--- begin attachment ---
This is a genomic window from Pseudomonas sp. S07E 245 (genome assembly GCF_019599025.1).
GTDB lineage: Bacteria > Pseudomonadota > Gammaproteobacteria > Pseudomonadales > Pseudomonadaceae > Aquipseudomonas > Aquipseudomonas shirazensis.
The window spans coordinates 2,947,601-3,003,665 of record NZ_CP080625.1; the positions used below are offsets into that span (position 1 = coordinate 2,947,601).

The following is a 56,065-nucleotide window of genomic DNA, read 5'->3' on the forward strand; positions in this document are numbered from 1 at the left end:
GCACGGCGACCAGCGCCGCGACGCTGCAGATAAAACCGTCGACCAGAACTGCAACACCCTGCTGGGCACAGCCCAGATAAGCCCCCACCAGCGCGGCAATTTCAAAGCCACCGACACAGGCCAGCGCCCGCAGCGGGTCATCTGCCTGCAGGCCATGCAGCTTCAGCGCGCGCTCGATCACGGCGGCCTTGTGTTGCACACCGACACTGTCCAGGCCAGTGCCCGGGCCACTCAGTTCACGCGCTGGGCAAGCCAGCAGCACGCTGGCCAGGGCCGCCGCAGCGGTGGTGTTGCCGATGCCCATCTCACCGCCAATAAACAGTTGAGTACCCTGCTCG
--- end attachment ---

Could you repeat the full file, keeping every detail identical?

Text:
This is a genomic window from Pseudomonas sp. S07E 245 (genome assembly GCF_019599025.1).
GTDB lineage: Bacteria > Pseudomonadota > Gammaproteobacteria > Pseudomonadales > Pseudomonadaceae > Aquipseudomonas > Aquipseudomonas shirazensis.
The window spans coordinates 2,947,601-3,003,665 of record NZ_CP080625.1; the positions used below are offsets into that span (position 1 = coordinate 2,947,601).

The following is a 56,065-nucleotide window of genomic DNA, read 5'->3' on the forward strand; positions in this document are numbered from 1 at the left end:
GCACGGCGACCAGCGCCGCGACGCTGCAGATAAAACCGTCGACCAGAACTGCAACACCCTGCTGGGCACAGCCCAGATAAGCCCCCACCAGCGCGGCAATTTCAAAGCCACCGACACAGGCCAGCGCCCGCAGCGGGTCATCTGCCTGCAGGCCATGCAGCTTCAGCGCGCGCTCGATCACGGCGGCCTTGTGTTGCACACCGACACTGTCCAGGCCAGTGCCCGGGCCACTCAGTTCACGCGCTGGGCAAGCCAGCAGCACGCTGGCCAGGGCCGCCGCAGCGGTGGTGTTGCCGATGCCCATCTCACCGCCAATAAACAGTTGAGTACCCTGCTCG